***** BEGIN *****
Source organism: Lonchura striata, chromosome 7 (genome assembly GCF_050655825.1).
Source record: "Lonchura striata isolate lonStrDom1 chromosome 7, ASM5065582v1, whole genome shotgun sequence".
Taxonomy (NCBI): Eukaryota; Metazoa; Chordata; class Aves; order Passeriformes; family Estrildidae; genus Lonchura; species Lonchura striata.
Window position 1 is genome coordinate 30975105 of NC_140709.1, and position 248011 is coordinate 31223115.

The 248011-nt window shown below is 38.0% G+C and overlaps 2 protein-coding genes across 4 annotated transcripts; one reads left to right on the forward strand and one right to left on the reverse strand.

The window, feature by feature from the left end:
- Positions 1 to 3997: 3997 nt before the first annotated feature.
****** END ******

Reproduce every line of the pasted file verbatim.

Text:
Source organism: Lonchura striata, chromosome 7 (genome assembly GCF_050655825.1).
Source record: "Lonchura striata isolate lonStrDom1 chromosome 7, ASM5065582v1, whole genome shotgun sequence".
Taxonomy (NCBI): Eukaryota; Metazoa; Chordata; class Aves; order Passeriformes; family Estrildidae; genus Lonchura; species Lonchura striata.
Window position 1 is genome coordinate 30975105 of NC_140709.1, and position 248011 is coordinate 31223115.

The 248011-nt window shown below is 38.0% G+C and overlaps 2 protein-coding genes across 4 annotated transcripts; one reads left to right on the forward strand and one right to left on the reverse strand.

The window, feature by feature from the left end:
- Positions 1 to 3997: 3997 nt before the first annotated feature.